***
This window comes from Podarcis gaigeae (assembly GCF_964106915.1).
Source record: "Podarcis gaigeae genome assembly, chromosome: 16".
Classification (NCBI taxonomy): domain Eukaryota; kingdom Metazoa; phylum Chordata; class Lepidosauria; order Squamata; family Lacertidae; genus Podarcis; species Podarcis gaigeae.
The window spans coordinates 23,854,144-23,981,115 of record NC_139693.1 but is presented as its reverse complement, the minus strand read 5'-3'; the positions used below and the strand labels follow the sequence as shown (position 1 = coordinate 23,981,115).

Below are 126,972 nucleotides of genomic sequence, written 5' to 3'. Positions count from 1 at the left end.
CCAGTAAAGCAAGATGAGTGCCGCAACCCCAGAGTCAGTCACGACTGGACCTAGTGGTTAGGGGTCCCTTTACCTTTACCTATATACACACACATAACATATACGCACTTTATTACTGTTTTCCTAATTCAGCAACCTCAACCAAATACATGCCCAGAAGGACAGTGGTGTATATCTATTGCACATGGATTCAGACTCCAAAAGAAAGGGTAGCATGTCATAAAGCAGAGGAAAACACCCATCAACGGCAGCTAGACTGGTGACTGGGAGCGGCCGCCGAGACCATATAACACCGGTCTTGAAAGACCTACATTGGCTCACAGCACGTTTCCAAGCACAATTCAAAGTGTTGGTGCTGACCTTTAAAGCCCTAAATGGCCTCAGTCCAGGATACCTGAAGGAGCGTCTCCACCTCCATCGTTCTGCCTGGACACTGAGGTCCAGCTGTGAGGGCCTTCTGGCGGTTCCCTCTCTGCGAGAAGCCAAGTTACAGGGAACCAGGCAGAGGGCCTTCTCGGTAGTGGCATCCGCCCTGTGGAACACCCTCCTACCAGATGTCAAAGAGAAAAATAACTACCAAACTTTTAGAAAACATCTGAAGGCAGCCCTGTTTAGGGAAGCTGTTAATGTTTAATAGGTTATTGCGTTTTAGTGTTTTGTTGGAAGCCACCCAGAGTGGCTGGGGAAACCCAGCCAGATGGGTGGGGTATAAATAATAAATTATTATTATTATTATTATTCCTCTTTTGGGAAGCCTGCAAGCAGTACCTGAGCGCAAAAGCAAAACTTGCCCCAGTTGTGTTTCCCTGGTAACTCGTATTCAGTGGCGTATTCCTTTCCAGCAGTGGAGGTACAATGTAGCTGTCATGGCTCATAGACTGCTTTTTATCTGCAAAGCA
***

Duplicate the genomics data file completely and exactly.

This window comes from Podarcis gaigeae (assembly GCF_964106915.1).
Source record: "Podarcis gaigeae genome assembly, chromosome: 16".
Classification (NCBI taxonomy): domain Eukaryota; kingdom Metazoa; phylum Chordata; class Lepidosauria; order Squamata; family Lacertidae; genus Podarcis; species Podarcis gaigeae.
The window spans coordinates 23,854,144-23,981,115 of record NC_139693.1 but is presented as its reverse complement, the minus strand read 5'-3'; the positions used below and the strand labels follow the sequence as shown (position 1 = coordinate 23,981,115).

Below are 126,972 nucleotides of genomic sequence, written 5' to 3'. Positions count from 1 at the left end.
CCAGTAAAGCAAGATGAGTGCCGCAACCCCAGAGTCAGTCACGACTGGACCTAGTGGTTAGGGGTCCCTTTACCTTTACCTATATACACACACATAACATATACGCACTTTATTACTGTTTTCCTAATTCAGCAACCTCAACCAAATACATGCCCAGAAGGACAGTGGTGTATATCTATTGCACATGGATTCAGACTCCAAAAGAAAGGGTAGCATGTCATAAAGCAGAGGAAAACACCCATCAACGGCAGCTAGACTGGTGACTGGGAGCGGCCGCCGAGACCATATAACACCGGTCTTGAAAGACCTACATTGGCTCACAGCACGTTTCCAAGCACAATTCAAAGTGTTGGTGCTGACCTTTAAAGCCCTAAATGGCCTCAGTCCAGGATACCTGAAGGAGCGTCTCCACCTCCATCGTTCTGCCTGGACACTGAGGTCCAGCTGTGAGGGCCTTCTGGCGGTTCCCTCTCTGCGAGAAGCCAAGTTACAGGGAACCAGGCAGAGGGCCTTCTCGGTAGTGGCATCCGCCCTGTGGAACACCCTCCTACCAGATGTCAAAGAGAAAAATAACTACCAAACTTTTAGAAAACATCTGAAGGCAGCCCTGTTTAGGGAAGCTGTTAATGTTTAATAGGTTATTGCGTTTTAGTGTTTTGTTGGAAGCCACCCAGAGTGGCTGGGGAAACCCAGCCAGATGGGTGGGGTATAAATAATAAATTATTATTATTATTATTATTCCTCTTTTGGGAAGCCTGCAAGCAGTACCTGAGCGCAAAAGCAAAACTTGCCCCAGTTGTGTTTCCCTGGTAACTCGTATTCAGTGGCGTATTCCTTTCCAGCAGTGGAGGTACAATGTAGCTGTCATGGCTCATAGACTGCTTTTTATCTGCAAAGCA